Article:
Video call fatigue amounts to millions of unproductive businesses hours

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Video callA recent study, which was commissioned by Bayfields Opticians & Audiologists and questioned 2000 people, claims people spent an average of three hours and 12 minutes each week on video calls – an increase of 120 percent compared to before lockdown. Connected Brits admit to spending hours getting ready for work-related video calls during lockdown and struggling to get back into the zone once the call is over, leading to millions of hours of ‘wasted’ work time since lockdown.

Employees spend an average of 47 minutes getting physically and mentally prepared before using tools like Zoom, Skype, and Microsoft to communicate with colleagues, clients and other work contacts, according to new research. Once the virtual meeting is over, people take an average of 18 minutes to get their head back into work-mode, with one in ten people taking at least 30 minutes before feeling productive again.

A third of people feel like they’ve spent more time than is necessary on video calls, and more than half of Brits think some video calls could have been dealt with much quicker by communicating over the phone or email. Nearly half of people (44 percent) struggle to keep up with the conversation on a video call if there are too many people taking part. Two-fifths don’t like it when other people have their cameras turned off, but over a third (36 percent) admitted to being camera shy and not having their own cameras on during video calls.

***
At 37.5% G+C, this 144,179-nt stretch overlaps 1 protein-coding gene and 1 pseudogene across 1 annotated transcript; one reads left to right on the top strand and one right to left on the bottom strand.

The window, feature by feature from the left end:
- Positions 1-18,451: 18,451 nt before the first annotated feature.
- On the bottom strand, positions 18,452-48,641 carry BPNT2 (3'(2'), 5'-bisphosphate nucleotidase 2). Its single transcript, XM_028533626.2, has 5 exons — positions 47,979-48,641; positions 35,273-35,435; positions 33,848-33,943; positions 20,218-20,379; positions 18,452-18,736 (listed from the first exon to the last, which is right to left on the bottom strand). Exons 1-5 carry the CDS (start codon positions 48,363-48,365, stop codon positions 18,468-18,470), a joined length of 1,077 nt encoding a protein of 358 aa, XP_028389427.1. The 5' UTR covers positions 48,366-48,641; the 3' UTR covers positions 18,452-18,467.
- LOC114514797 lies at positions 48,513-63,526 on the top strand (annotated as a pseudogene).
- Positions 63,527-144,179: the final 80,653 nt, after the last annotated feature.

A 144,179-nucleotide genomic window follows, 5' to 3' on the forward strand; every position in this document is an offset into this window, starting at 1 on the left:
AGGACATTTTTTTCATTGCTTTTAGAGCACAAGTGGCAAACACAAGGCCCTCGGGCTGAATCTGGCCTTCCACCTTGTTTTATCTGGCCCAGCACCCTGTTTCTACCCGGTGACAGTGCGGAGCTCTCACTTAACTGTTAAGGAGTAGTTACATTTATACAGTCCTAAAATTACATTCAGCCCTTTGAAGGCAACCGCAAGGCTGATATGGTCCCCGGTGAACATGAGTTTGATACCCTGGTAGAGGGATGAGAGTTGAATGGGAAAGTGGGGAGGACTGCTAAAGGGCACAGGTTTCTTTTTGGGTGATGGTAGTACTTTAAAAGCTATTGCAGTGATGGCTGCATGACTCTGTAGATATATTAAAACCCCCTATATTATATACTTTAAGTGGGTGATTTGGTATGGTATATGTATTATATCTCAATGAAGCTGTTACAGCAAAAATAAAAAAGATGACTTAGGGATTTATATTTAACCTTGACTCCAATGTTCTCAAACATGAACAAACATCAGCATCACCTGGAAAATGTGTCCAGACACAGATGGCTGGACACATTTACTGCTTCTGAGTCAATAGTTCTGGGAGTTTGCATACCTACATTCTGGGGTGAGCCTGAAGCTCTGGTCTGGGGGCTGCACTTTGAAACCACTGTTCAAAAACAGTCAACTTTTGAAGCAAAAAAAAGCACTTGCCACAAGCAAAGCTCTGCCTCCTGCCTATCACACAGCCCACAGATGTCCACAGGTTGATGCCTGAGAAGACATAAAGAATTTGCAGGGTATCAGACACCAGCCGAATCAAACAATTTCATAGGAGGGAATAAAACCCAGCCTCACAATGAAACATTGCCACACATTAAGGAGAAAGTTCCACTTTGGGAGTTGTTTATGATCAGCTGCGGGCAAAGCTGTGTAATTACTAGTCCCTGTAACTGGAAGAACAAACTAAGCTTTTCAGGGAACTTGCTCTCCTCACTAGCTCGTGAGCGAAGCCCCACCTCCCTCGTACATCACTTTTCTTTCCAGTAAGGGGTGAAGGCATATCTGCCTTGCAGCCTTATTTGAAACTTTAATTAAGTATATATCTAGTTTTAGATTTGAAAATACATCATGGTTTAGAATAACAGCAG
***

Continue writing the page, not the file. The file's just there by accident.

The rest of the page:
The number of hours spent ‘switched on’ has taken its toll on people’s physical and mental wellbeing.

As well as amounting to an estimated 56 unproductive working hours per employee since lockdown begun – which amounts to 862 million hours of ‘wasted’ time over the last 22 weeks – the number of hours spent ‘switched on’ has taken its toll on people’s physical and mental wellbeing. Over half (54 percent) of Brits have experienced symptoms such as insomnia, headaches, eye strain, anxiety or low moods because of using technology like video calls more during lockdown. On top of that, it takes people an average of 37 minutes to switch off when working at home, and for more than one in ten people (12 percent) it takes at least an hour to disconnect.

Royston Bayfield, founder and managing director of Bayfields Opticians and Audiologists, said:

“Using several tech devices throughout the day is common for most people, and this has proved even more prevalent during recent months during lockdown and remote working. But while technology such as video calling apps are great to stay connected with each other, using these for long periods of time can cause eye strain, neck tension and headaches, which can all lead to further physical, mental and emotional health and wellbeing problems.

“What people don’t realise is that our eyes have to adapt as we move between different activities and screens due to peoples different working distances and viewing angles. This can lead to some of the discomforts we feel, as well as prevent us from carrying out the activity as effectively as possible. And whilst some devices are crucial to us succeeding in our working lives, it’s important we find a solution to this challenge.”

Image by Jagrit Parajuli